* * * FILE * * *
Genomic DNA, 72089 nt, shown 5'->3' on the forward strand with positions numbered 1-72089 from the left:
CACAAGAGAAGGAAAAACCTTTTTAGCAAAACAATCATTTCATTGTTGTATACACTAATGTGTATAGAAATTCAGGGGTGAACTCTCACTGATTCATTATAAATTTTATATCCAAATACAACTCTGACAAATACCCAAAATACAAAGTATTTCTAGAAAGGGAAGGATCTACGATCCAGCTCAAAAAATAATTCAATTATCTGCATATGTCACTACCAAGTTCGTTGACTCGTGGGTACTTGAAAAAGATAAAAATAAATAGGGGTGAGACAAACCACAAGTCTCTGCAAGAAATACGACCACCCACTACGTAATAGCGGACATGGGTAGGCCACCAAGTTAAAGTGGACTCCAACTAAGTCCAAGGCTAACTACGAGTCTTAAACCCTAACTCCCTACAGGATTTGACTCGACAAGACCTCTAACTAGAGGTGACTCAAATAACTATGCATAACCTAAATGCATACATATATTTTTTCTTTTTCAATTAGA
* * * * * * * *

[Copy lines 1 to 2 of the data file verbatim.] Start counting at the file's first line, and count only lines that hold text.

Genomic DNA, 72089 nt, shown 5'->3' on the forward strand with positions numbered 1-72089 from the left:
CACAAGAGAAGGAAAAACCTTTTTAGCAAAACAATCATTTCATTGTTGTATACACTAATGTGTATAGAAATTCAGGGGTGAACTCTCACTGATTCATTATAAATTTTATATCCAAATACAACTCTGACAAATACCCAAAATACAAAGTATTTCTAGAAAGGGAAGGATCTACGATCCAGCTCAAAAAATAATTCAATTATCTGCATATGTCACTACCAAGTTCGTTGACTCGTGGGTACTTGAAAAAGATAAAAATAAATAGGGGTGAGACAAACCACAAGTCTCTGCAAGAAATACGACCACCCACTACGTAATAGCGGACATGGGTAGGCCACCAAGTTAAAGTGGACTCCAACTAAGTCCAAGGCTAACTACGAGTCTTAAACCCTAACTCCCTACAGGATTTGACTCGACAAGACCTCTAACTAGAGGTGACTCAAATAACTATGCATAACCTAAATGCATACATATATTTTTTCTTTTTCAATTAGA